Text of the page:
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I spoke with a member of the deceased's group this morning ,like Schizzle I DON'T WANT TO GIVE ANY MISINFORMATION,BUT HERE GOES;the first two boaters ran the drop with speed to punch the hole ,successfully Mr. MACFARLAND WHO APPARENTLY wasSCOUTING OR SETTING SAFETY,then handed my friend his throw bag and camera and procede to run the drop,he failed to clear the hole and was sucked back in ,i am not clear if he rolled or not but eventually swam into the sieve mentioned by Gary E. ON THE OTHER thread about safety the others in his group immediately got throw ropes to him but he was underwater .The side of the river nearest him was difficult terrain they tried like hell to save him eventually realizing they needed additional help ,my friend went up to the road or bike path and told some bikers to get help ,apparently there was another biker who helped as well,he then sought out SCHIZZLES group for help, with additional help from less frazzled boaters they got him out but it was too late, the authorities responded very quickly.I don't know where the news came up with 18 minutes,like we start a stop watch on rescues,my friends account matches Schizzzles about 1/2 hour.Hope this is accurate BE SAFE
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Old 06-04-2005   #10
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I was also in the group that came upon the scene after 10-15 minutes. My immediate reaction was that the tragedy had already happened, but we had to do our best even though we were realistic about our chances of a successful rescue. I have basic training in Wilderness First Responder and Swiftwater Rescue, and the others in our group also have rescue skills, training and experience. This was my first serious life threatening rescue, and today I'm thankful that I took the time to get trained before I needed it. I hope my account here is helpful to others who read about accidents as part of their outdoor education process.

The other boaters in the James' party had understandably lost morale. They reported James had been underwater for 10 minutes. He was pinned under the large rock river-right 15 feet down stream below Moist Slot, the first drop after the first bridge below the regular put-in for SBC. Flow was about 475 cfs. His head was visible about a foot below the surface with his hands on top of the water.

Two boaters from James' party were standing on the rock above him. They signaled with a flat hand across the throat, and then made a "Z" in the air requesting a z-drag. I admit at times I wasn't sure if we should be acting in rescue or recovery mode. Schizzle's five minute time limit is well supported, but none of us let that stop us from continuing our efforts. Two boaters from our party ferried across to the rock where James was pinned. They clipped a biner onto his PFD with a 6-7mm throw bag line and threw the other end across the river and upstream to the river-left rescuers. Two of us pulled on the line and James did move a bit, but we were not able to break him free. We felt some small jerks on the line, and we thought we were making some progress, but in fact we were only ripping the sheath off of the line. Lesson 1: A small throw bag line may not withstand the forces required to pull someone out of a sieve. We then spent about 5 minutes working with pulleys, biners and anchors setting up a z-drag. This turned out to be unnecessary. The river-right rescuers also clipped a second line (9mm?) on James and threw that to the river-left rescuers. Then the three river-left rescuers tied grab loops in the small degenerating line and moved to an angle slightly more upstream. With three rescuers pulling on river-left, and two rescuers above James on river-right, the core of the line held and we were able to free him from the sieve. If the core had broken, I'm not sure we wouldn't have had someone else in the hole. This was probably our biggest risk to the rescuers.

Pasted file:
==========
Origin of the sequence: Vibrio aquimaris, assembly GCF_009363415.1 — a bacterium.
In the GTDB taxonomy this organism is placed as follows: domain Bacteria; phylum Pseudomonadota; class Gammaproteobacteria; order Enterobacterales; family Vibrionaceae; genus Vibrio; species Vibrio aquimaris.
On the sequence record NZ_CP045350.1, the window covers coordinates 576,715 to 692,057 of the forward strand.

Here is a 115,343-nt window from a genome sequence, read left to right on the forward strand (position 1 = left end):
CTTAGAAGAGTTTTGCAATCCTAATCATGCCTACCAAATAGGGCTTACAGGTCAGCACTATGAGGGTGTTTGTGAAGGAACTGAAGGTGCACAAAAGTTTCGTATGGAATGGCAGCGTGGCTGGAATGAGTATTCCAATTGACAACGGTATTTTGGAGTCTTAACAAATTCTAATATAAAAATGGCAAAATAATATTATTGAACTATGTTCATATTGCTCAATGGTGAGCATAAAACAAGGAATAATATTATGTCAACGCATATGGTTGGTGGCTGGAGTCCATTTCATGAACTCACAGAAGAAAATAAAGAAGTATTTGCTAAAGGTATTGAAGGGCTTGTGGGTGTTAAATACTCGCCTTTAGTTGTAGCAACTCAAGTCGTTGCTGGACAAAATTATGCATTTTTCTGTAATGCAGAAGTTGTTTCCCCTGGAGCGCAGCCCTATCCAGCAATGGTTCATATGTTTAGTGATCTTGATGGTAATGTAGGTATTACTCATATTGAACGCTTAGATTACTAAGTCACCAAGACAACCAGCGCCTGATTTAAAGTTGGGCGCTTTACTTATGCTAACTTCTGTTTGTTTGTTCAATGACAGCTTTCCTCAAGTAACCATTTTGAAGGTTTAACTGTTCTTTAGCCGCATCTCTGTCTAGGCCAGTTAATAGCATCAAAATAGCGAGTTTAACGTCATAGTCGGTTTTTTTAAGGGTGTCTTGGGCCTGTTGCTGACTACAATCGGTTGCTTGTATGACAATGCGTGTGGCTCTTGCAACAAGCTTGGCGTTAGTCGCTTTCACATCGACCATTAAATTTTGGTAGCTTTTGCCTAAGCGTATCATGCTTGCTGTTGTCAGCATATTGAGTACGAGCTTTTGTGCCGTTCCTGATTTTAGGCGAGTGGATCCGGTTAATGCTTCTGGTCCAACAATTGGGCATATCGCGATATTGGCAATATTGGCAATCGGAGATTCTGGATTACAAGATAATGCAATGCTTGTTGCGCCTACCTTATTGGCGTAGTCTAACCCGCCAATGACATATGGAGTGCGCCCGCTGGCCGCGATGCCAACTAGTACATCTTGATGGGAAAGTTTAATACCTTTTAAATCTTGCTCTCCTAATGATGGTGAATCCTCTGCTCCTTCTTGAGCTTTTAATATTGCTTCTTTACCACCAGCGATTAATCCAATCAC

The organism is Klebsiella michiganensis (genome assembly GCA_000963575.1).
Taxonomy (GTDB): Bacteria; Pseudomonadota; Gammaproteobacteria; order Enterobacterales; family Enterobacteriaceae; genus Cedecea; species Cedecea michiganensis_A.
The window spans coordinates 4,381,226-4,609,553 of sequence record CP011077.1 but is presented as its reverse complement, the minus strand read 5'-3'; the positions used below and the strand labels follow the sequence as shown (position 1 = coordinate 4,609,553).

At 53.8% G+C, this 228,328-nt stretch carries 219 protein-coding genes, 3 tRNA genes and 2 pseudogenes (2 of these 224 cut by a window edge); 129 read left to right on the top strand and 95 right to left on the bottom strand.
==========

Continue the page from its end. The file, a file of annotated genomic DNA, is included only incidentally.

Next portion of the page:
We pulled him over to river right on a flat rock just out of the water and began CPR. His face was white, and his pupils were fixed and dilated. After the first rescue breath, we could hear a significant amount of water in his lungs. Three of us rotated CPR positions for about 30 minutes until paramedics arrived. Occasionally someone would wander into the "red zone" with a radio and street shoes. We kindly asked them to move back to a more safe location. The CPR was effective, in that we saw good capillary refill in his face, but of course he was failing to respond. When the paramedics arrived we carried James up to the path on river-left where they put the EKG on him. It was flat.

One of the paramedics was a boater who had successfully pulled his friend out of the same sieve only a year ago. He was very professional and gave James every chance he could. Watching their urgency and professionalism convinced me that we made the right decision to stay in rescue mode, even though we were not successful. Lesson 2: Stay in rescue mode. This seems obvious, but in practice I found it hard to not get discouraged. A friend of mine pointed out that even though we weren't able to save James, perhaps he will be a viable organ donor because of our continued CPR - we may have saved someone else or even several others. Thirty minutes of CPR is not a fun job when it's so clear he won't survive, but it's the right thing to do. Keep up the morale!

The mysterious 18 minute timeframe came from me and another in our party. The paramedic asked us how long he was underwater. We said we didn't know but he wanted us to guess so we pulled the "18 minutes" out of the air. The press didn't make up the number, we did. Of course, none of us knew for sure. When we first arrived on the scene a member of James' party said he had been under for 10 minutes. He had already recognized they needed help, run up to the road and found a mountain biker and then ran back to the scene and found us in that amount of time. It probably wasn't any less than 10 minutes at that time, maybe longer. We don't even know how long it took us to get him out after we arrived. My best guess is that it was another 10 or 15 minutes. I estimate that he was underwater for a total of 20-30 minutes, but time moves in a different direction when someone is dying.

It sounds like everyone did what they could to save James. My heart goes out to the family and friends, especially the three who had to watch tragedy unfold. At some point, when they are ready, I hope they will be able to contribute to the dialog for the safety of others. I have notified Charlie Walbridge from the AW Safety Committee of this thread. For more information about accidents and responses, see the American Whitewater Safety page.

Please remember the ones who care about you when you're making good judgments.